might current developments (e.g., a “writing” section on the ACT and SAT tests) influence writing in the K-12 curriculum? What is the relationship between talk and writing in classroom spaces?
Readings: Dyson, ch 4
Britton, Spectator role and the beginnings of writing
Recommended: Britton, 1969; Cazden, 2001; Nystrand, 1982.
Activity: Writing Group Meeting #4
Assignment: DUE: Draft of Final Project or Part I of Portfolio
4/5 Writing across the curriculum & writing to learn; Collaboration and
Questions/Issues: What are some of the characteristics of the “writing to learn” movement?
What is the promise of writing to learn, and what does research show about this promise?
Readings: Dyson, ch 5, 6
Emig, Writing as a mode of learning
Ede & Lunsford, New beginnings
Part VI: Writing education in a diverse society
4/12 No Class: American Educational Research Association annual meeting in
Writing Group Meeting #5 outside of class (you are welcome to go ahead and meet during the scheduled class time), to provide critical feedback on what should by now be the final push in the writing for your final projects. As before, you should meet for an ample amount of time (approximately the length of a full class meeting – enough to allow 30-45 minutes to discuss each person’s work).
4/19 Standardization, dialect, and writing education
Questions/Issues: How do processes of language standardization work? What is the importance
of dialect in teaching writing? What problems are raised for teachers by linguistically rich and complex understandings of dialect and standardization processes?
Readings: Dyson, ch 7 & 8
Students’ right to their own language (available through a search using the title on
NCTE’s web site, http://www.ncte.org/
Delpit, Skills and other dilemmas of a progressive black educator
Recommended: Baugh, 1999; *Hillocks & Smith, 2001, Lindemann, ch 5
Assignment: DUE: Writing group reflection paper
4/26 Writing, recontextualization, and the complex social negotiations of children
learning to write
Activities: A book discussion about The brothers and sisters learn to write with
writing researcher and scholar, Anne Haas Dyson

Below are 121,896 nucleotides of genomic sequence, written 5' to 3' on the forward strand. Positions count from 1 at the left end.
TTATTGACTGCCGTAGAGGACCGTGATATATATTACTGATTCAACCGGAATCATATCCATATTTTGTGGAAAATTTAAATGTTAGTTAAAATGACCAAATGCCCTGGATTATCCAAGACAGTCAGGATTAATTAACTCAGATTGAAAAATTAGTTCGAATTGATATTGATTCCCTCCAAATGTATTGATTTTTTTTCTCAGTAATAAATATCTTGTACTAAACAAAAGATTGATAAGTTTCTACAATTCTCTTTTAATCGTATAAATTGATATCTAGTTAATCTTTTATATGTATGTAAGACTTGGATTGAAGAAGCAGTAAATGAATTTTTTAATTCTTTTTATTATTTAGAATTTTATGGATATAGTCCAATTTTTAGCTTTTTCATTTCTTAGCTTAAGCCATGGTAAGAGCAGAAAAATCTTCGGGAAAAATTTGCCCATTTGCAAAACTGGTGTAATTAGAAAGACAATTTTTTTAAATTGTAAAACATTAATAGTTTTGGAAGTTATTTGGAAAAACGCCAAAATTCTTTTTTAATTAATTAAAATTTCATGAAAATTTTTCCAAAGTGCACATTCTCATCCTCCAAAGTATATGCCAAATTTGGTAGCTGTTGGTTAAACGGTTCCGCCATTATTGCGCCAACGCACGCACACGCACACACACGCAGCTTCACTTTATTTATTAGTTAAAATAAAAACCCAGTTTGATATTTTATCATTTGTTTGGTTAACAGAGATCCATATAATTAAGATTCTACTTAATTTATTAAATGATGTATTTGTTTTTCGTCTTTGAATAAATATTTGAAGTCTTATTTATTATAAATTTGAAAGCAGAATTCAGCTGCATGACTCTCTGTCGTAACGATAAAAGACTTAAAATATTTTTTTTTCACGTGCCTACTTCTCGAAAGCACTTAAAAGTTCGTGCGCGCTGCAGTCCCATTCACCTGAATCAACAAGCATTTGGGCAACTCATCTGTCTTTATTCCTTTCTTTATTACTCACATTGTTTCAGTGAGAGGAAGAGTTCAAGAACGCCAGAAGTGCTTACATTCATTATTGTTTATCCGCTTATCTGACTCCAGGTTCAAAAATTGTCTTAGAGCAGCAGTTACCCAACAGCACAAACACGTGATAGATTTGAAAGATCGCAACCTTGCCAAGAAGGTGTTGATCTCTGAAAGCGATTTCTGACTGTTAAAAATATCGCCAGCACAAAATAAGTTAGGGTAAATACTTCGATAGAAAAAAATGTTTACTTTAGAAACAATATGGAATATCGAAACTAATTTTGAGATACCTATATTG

Assignment: DUE: Final Project, Conversation starter
5/3 Final Class Meeting: Location TBA
Recommended Readings on Writing and Writing Education
Applebee, A. N. (1986). Problems in process approaches: Toward a reconceptualization
of process instruction. In A. R. Petrosky & D. Bartholomae (Eds.), The teaching of writing, Eighty-fifth yearbook of the National Society for the Study of Education (pp. 95-113). Chicago: University of Chicago Press.
Applebee, A. N. (1996) Curriculum as conversation. Chicago: University of Chicago
Atwell, N. (1998). In the middle: New understanding about writing, reading, and
Portsmouth, NH: Boynton/Cook.
Bakthin, M. M. (1986). Speech genres and other late essays. Austin: University of
Baugh, J. (1999). Out of the mouths of slaves: African American language and
Austin: University of Texas Press.
Berthoff, A. (1981). The making of meaning: Metaphors, models, and maxims for
writing teachers. Upper Montclair
, NJ: Boynton/Cook.
Brandt, D. (2001). Literacy in American lives. Cambridge, UK: Cambridge University
Britton, J. (1990). Language and learning: The importance of speech in children’s
. London: Penguin. (Original work published 1970).
Burke, K. (1966). Terministic screens. In Language as symbolic action: Essays on life,
literature, and method
(pp. 44-62). Berkeley, CA: University of California Press.
Calkins, L. (1986). The art of teaching writing. Portsmouth, NH: Heinemann.
Canagarajah, S. (1999). Resisting linguistic imperialism in the teaching of English.
Oxford, UK: Oxford University Press.
Cazden, C. (2001). Classroom discourse: The language of teaching and learning.
Portsmouth, NH: Heinemann.
Christian, S. (1997). Exchanging lives: Middle school writers online. Urbana, IL:
National Council of Teachers of English Press.
Coe, R., Lingard, L, & Teslenko, T. (Eds.), (2002). The rhetoric & ideology of